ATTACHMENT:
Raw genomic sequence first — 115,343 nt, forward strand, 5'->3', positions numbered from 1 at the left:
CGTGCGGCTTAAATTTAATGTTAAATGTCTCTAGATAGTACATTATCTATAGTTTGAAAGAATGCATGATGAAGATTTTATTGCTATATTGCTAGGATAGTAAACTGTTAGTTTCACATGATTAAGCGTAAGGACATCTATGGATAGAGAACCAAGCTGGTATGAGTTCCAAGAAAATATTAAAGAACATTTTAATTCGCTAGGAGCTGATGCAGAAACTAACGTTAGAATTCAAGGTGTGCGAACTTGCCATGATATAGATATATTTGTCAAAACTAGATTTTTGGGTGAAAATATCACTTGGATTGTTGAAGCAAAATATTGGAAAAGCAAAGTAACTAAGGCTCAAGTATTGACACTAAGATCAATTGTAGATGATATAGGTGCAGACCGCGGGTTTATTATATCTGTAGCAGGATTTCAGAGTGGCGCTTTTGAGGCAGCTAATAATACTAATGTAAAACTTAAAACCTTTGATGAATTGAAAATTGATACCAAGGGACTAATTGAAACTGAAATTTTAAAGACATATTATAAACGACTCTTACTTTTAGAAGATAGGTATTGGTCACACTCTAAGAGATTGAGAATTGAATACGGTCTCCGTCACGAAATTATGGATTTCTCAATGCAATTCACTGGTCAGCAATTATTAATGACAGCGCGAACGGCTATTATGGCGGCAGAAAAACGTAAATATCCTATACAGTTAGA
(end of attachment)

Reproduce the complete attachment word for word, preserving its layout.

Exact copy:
Raw genomic sequence first — 115,343 nt, forward strand, 5'->3', positions numbered from 1 at the left:
CGTGCGGCTTAAATTTAATGTTAAATGTCTCTAGATAGTACATTATCTATAGTTTGAAAGAATGCATGATGAAGATTTTATTGCTATATTGCTAGGATAGTAAACTGTTAGTTTCACATGATTAAGCGTAAGGACATCTATGGATAGAGAACCAAGCTGGTATGAGTTCCAAGAAAATATTAAAGAACATTTTAATTCGCTAGGAGCTGATGCAGAAACTAACGTTAGAATTCAAGGTGTGCGAACTTGCCATGATATAGATATATTTGTCAAAACTAGATTTTTGGGTGAAAATATCACTTGGATTGTTGAAGCAAAATATTGGAAAAGCAAAGTAACTAAGGCTCAAGTATTGACACTAAGATCAATTGTAGATGATATAGGTGCAGACCGCGGGTTTATTATATCTGTAGCAGGATTTCAGAGTGGCGCTTTTGAGGCAGCTAATAATACTAATGTAAAACTTAAAACCTTTGATGAATTGAAAATTGATACCAAGGGACTAATTGAAACTGAAATTTTAAAGACATATTATAAACGACTCTTACTTTTAGAAGATAGGTATTGGTCACACTCTAAGAGATTGAGAATTGAATACGGTCTCCGTCACGAAATTATGGATTTCTCAATGCAATTCACTGGTCAGCAATTATTAATGACAGCGCGAACGGCTATTATGGCGGCAGAAAAACGTAAATATCCTATACAGTTAGA